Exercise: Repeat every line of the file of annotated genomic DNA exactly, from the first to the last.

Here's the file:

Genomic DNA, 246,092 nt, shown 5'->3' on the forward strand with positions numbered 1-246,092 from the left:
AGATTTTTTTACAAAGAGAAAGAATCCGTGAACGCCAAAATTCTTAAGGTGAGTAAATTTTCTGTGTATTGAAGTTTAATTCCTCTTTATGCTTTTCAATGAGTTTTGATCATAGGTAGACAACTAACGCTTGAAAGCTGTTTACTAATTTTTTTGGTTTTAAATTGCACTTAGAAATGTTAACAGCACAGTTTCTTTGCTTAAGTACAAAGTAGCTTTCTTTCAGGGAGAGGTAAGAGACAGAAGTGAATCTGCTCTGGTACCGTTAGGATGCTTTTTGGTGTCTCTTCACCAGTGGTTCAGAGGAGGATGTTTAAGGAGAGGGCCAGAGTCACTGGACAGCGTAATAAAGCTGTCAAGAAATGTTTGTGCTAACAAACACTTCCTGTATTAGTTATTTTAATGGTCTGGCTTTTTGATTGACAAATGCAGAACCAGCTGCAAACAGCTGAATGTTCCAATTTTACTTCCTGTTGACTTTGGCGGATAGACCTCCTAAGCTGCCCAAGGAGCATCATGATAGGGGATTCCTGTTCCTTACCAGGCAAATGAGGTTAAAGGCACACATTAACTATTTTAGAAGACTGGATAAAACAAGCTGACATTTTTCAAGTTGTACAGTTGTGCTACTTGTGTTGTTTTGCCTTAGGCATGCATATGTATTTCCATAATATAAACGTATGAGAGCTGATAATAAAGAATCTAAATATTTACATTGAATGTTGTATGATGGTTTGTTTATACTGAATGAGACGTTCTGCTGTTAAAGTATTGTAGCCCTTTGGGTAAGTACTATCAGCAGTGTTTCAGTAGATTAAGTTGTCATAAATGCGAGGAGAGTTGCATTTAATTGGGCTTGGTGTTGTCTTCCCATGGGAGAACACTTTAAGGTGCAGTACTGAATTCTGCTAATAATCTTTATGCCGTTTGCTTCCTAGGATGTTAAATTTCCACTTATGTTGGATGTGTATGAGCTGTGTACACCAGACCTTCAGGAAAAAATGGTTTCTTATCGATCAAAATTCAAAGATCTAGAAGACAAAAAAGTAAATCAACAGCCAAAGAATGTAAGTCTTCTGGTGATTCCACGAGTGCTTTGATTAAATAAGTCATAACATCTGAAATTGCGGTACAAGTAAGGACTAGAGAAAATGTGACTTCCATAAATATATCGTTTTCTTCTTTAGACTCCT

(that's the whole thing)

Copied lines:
Genomic DNA, 246,092 nt, shown 5'->3' on the forward strand with positions numbered 1-246,092 from the left:
AGATTTTTTTACAAAGAGAAAGAATCCGTGAACGCCAAAATTCTTAAGGTGAGTAAATTTTCTGTGTATTGAAGTTTAATTCCTCTTTATGCTTTTCAATGAGTTTTGATCATAGGTAGACAACTAACGCTTGAAAGCTGTTTACTAATTTTTTTGGTTTTAAATTGCACTTAGAAATGTTAACAGCACAGTTTCTTTGCTTAAGTACAAAGTAGCTTTCTTTCAGGGAGAGGTAAGAGACAGAAGTGAATCTGCTCTGGTACCGTTAGGATGCTTTTTGGTGTCTCTTCACCAGTGGTTCAGAGGAGGATGTTTAAGGAGAGGGCCAGAGTCACTGGACAGCGTAATAAAGCTGTCAAGAAATGTTTGTGCTAACAAACACTTCCTGTATTAGTTATTTTAATGGTCTGGCTTTTTGATTGACAAATGCAGAACCAGCTGCAAACAGCTGAATGTTCCAATTTTACTTCCTGTTGACTTTGGCGGATAGACCTCCTAAGCTGCCCAAGGAGCATCATGATAGGGGATTCCTGTTCCTTACCAGGCAAATGAGGTTAAAGGCACACATTAACTATTTTAGAAGACTGGATAAAACAAGCTGACATTTTTCAAGTTGTACAGTTGTGCTACTTGTGTTGTTTTGCCTTAGGCATGCATATGTATTTCCATAATATAAACGTATGAGAGCTGATAATAAAGAATCTAAATATTTACATTGAATGTTGTATGATGGTTTGTTTATACTGAATGAGACGTTCTGCTGTTAAAGTATTGTAGCCCTTTGGGTAAGTACTATCAGCAGTGTTTCAGTAGATTAAGTTGTCATAAATGCGAGGAGAGTTGCATTTAATTGGGCTTGGTGTTGTCTTCCCATGGGAGAACACTTTAAGGTGCAGTACTGAATTCTGCTAATAATCTTTATGCCGTTTGCTTCCTAGGATGTTAAATTTCCACTTATGTTGGATGTGTATGAGCTGTGTACACCAGACCTTCAGGAAAAAATGGTTTCTTATCGATCAAAATTCAAAGATCTAGAAGACAAAAAAGTAAATCAACAGCCAAAGAATGTAAGTCTTCTGGTGATTCCACGAGTGCTTTGATTAAATAAGTCATAACATCTGAAATTGCGGTACAAGTAAGGACTAGAGAAAATGTGACTTCCATAAATATATCGTTTTCTTCTTTAGACTCCT